But whom did it belong to: the American scientists who better understood it, the Kenyan government whose country it was found in, or all of mankind? The argument triggered a dispute between the two countries. The United States saw ‘The Artifact’ as an opportunity to study life. Extensive research needed to be done, according to scholars. On the other hand, Africa viewed the find as a meaningful religious icon, which should remain intact and kept in a museum or church. Thus, the anger began to boil. Peace talks at the United Nations commenced and all the countries in the world debated what should happen with this huge discovery in the small city.
   What officials did not yet realize was that ‘The Artifact’ had another affect on those who came in contact with it.
   People were getting sick. The young boy who first found the craft, Ankimgie, had fallen ill almost immediately. His mother and the first few officials on the scene soon followed. The symptoms began with lesions and progressed to chronic sickness. Doctors who examined the ill were unwavering in their diagnoses, however impossible the fact may be.
   Four scientists, African police and the boy and his mother had a disease of unknown origin. Before doctors’ very eyes, the infected deteriorated at an alarming rate. Their bodies were so distorted by the time they finally died that they were barely recognizable as human.
   Now the struggle for possession became a deadly game against time. This problem had to be solved quickly before more people fell sick. The probe had to be contained, and the only way to accomplish this was for America to have control. Voices rang out from both sides louder then ever. Because of the major health threat pending against many innocent people, the UN was ready to allow the United States to investigate in order to save lives. But before any decision could be made, the unthinkable occurred.
   The first shot was fired on a Wednesday. No one really knew or would confess who shot first, but within an hour, a small field on the outskirts of Machakos was littered with the bullet-riddled bodies of both Africans and Americans. A Kenyan terrorist group calling themselves the Black Lions broke through a protective barrier around ‘The Artifact’ and took it hostage. The group demanded that the United States relinquish control over the device or else the Black Lions would unleash its contents onto the unsuspecting populace. Acting under their religious beliefs, the group cited grievous offenses that America had committed toward Africa’s people, dating back to the time when slavery was an American institution. Their arguments were extremely persuasive with the citizens of the outlining areas of Machakos, and soon the Black Lions’ influence spread to other parts of Kenya and Tanzania. Public outcry sided with the ideals of ‘The Artifact’ liberators, as some began to call them, and the governments of the two countries were soon pulled into the web of supporters. By overwhelming demand, Kenya and Tanzania soon publicly announced their support of the Black Lions.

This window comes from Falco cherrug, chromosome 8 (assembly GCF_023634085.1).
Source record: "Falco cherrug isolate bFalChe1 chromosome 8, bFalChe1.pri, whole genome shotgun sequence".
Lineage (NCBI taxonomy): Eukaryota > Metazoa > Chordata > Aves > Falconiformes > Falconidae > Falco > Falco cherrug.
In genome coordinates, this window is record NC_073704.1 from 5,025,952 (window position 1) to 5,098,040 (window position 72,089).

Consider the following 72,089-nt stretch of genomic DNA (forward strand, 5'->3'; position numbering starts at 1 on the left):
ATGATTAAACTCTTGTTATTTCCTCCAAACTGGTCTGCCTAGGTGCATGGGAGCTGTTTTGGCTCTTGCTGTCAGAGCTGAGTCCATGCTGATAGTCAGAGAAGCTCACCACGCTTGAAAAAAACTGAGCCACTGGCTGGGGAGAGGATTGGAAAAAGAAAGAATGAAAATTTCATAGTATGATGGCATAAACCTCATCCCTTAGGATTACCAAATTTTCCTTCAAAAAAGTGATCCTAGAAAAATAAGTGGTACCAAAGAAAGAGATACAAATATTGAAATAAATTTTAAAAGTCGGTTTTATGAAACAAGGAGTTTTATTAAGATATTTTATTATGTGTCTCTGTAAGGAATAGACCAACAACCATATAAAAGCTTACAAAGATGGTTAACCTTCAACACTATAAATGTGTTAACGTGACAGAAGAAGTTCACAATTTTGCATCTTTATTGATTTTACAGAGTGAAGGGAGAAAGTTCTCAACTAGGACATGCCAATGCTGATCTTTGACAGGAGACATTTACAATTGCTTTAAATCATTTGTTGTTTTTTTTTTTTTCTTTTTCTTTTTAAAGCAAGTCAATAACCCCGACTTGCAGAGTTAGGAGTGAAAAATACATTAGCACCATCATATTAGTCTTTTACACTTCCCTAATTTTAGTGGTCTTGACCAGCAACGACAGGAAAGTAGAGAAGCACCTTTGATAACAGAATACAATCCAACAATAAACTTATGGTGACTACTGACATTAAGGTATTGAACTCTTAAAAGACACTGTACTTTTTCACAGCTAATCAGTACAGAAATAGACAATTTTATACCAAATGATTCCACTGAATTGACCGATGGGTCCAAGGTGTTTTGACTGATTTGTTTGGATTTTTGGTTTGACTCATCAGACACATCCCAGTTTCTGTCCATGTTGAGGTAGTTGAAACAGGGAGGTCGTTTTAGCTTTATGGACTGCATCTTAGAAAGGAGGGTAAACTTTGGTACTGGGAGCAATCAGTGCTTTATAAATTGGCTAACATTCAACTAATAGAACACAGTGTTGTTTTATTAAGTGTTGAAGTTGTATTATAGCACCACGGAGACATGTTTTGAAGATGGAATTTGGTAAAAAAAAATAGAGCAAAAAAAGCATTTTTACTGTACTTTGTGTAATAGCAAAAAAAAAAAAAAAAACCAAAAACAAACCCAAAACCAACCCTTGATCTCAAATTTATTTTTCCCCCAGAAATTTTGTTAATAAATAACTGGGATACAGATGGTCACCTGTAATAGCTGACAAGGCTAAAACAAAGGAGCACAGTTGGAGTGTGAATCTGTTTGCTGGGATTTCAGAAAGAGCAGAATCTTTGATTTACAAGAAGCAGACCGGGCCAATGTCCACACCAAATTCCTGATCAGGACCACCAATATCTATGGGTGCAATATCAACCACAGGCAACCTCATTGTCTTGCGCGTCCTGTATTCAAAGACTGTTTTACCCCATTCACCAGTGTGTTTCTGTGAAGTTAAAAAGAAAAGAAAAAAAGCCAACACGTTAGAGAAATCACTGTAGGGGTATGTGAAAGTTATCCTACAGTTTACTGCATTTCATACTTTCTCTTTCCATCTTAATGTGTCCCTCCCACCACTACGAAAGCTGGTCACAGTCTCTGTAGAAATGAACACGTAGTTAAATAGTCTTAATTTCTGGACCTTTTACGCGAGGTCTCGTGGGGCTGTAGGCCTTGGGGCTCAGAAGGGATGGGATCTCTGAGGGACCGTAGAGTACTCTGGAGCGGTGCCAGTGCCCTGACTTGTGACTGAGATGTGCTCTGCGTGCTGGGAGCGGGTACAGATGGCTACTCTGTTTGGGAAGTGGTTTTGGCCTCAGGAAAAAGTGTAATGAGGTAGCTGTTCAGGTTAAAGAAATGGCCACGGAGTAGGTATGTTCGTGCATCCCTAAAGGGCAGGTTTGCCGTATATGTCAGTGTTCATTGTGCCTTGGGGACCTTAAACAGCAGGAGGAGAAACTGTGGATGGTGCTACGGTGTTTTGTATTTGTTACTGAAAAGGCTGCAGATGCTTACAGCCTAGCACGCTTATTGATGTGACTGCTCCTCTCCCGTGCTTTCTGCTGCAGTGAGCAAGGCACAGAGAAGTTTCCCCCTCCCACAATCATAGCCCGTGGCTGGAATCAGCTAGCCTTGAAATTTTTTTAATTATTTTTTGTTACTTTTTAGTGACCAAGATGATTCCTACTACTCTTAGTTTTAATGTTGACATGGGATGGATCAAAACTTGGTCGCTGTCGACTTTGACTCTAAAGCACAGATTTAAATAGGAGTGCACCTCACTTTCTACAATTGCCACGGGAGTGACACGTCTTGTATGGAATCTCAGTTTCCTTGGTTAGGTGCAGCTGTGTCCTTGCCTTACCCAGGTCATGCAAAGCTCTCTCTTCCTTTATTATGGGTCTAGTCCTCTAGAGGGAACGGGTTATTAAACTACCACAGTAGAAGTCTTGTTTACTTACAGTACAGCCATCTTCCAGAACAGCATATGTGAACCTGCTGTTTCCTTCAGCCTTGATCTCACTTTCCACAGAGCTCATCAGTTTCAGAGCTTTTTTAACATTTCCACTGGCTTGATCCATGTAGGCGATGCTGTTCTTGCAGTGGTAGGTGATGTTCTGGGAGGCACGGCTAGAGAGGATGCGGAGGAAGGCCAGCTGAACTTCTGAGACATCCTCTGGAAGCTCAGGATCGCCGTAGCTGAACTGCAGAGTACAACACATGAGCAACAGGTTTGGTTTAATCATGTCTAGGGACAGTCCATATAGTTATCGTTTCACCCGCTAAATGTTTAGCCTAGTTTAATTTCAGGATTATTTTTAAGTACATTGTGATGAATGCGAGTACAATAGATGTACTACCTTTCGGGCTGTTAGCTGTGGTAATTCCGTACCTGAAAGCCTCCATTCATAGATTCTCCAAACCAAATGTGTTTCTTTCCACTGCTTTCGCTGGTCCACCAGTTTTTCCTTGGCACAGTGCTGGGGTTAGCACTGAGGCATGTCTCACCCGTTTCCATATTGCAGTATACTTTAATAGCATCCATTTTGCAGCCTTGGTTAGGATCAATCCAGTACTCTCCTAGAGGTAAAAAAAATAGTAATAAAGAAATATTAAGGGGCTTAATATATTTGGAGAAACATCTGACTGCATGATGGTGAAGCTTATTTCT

Three days later, the American President declared war on Kenya and Tanzania. Diplomacy with Africa had failed, and there was nothing anyone could say that could persuade the terrorist group to surrender ‘The Artifact.’ The Black Lions acted under the full protection of the Kenyan and Tanzanian governments.
   Within hours of the declaration, thousands of troops of Navy, Army, and Marine soldiers were sent to the front. In a day that would be forever recorded in the history books, the United States touched down on the eastern shores of Africa and raced into the jungle. Two hundred thousand went in, but only one hundred fifty thousand would make it to the other side. The interior, infested with dangerous wildlife and the deadly poisons of arrows shot by expert snipers, would claim the lives of many men and women throughout the duration of the war.

* * *

   Within months, almost one hundred thousand people, Africans and Americans, were dead, and the battle for possession of ‘The Artifact’ and the meaning of life on Earth continues to be fought on the soil where it all began. The disease that killed the scientists, police, Ankimgie, and his mother had spread to onlookers at the discovery site, and before they could be quarantined, they had already infected much of the surrounding populace. As near as scientists could figure, approximately five hundred deaths could be conclusively traced to the contagion. However, it was suspected that these numbers would continue to climb along with the war casualties.
   But hope shines bright through the death and turmoil being left in the war’s horrifying wake. As always, love survives. It is the only emotion left for terrified soldiers to hang onto. It flourishes in the hearts of lonely men, away from their homes and families, and keeps them alive when all else seems lost. From the high ranking officer fighting on the battlefield, to the technical supervisor relaying coded messages, and to a dying private in a POW camp, love can never make a man a prisoner. And it is this that keeps them fighting for the truth of their existence.